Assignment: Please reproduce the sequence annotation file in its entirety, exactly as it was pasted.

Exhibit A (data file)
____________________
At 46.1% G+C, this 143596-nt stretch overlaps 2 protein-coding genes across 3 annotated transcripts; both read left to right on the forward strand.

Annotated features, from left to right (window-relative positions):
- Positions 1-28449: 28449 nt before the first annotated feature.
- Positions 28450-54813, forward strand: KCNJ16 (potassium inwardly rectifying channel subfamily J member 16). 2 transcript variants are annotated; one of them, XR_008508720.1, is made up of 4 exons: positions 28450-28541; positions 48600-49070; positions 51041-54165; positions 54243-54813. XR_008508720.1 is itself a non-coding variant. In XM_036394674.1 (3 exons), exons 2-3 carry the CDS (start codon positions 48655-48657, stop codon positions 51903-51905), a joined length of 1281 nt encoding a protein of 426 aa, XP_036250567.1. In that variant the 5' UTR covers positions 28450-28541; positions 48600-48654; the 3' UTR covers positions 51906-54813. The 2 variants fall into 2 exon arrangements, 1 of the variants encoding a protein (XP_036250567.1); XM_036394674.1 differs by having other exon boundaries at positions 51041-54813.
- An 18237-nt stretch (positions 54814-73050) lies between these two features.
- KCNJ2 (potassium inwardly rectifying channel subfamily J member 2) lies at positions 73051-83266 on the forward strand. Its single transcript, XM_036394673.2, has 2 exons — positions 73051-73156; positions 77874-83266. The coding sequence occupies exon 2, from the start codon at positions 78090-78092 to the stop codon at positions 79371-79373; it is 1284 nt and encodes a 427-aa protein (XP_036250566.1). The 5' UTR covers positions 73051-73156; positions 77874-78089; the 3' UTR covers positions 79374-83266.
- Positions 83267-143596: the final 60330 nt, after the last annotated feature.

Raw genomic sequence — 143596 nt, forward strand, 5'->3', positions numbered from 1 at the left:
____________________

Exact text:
At 46.1% G+C, this 143596-nt stretch overlaps 2 protein-coding genes across 3 annotated transcripts; both read left to right on the forward strand.

Annotated features, from left to right (window-relative positions):
- Positions 1-28449: 28449 nt before the first annotated feature.
- Positions 28450-54813, forward strand: KCNJ16 (potassium inwardly rectifying channel subfamily J member 16). 2 transcript variants are annotated; one of them, XR_008508720.1, is made up of 4 exons: positions 28450-28541; positions 48600-49070; positions 51041-54165; positions 54243-54813. XR_008508720.1 is itself a non-coding variant. In XM_036394674.1 (3 exons), exons 2-3 carry the CDS (start codon positions 48655-48657, stop codon positions 51903-51905), a joined length of 1281 nt encoding a protein of 426 aa, XP_036250567.1. In that variant the 5' UTR covers positions 28450-28541; positions 48600-48654; the 3' UTR covers positions 51906-54813. The 2 variants fall into 2 exon arrangements, 1 of the variants encoding a protein (XP_036250567.1); XM_036394674.1 differs by having other exon boundaries at positions 51041-54813.
- An 18237-nt stretch (positions 54814-73050) lies between these two features.
- KCNJ2 (potassium inwardly rectifying channel subfamily J member 2) lies at positions 73051-83266 on the forward strand. Its single transcript, XM_036394673.2, has 2 exons — positions 73051-73156; positions 77874-83266. The coding sequence occupies exon 2, from the start codon at positions 78090-78092 to the stop codon at positions 79371-79373; it is 1284 nt and encodes a 427-aa protein (XP_036250566.1). The 5' UTR covers positions 73051-73156; positions 77874-78089; the 3' UTR covers positions 79374-83266.
- Positions 83267-143596: the final 60330 nt, after the last annotated feature.

Raw genomic sequence — 143596 nt, forward strand, 5'->3', positions numbered from 1 at the left: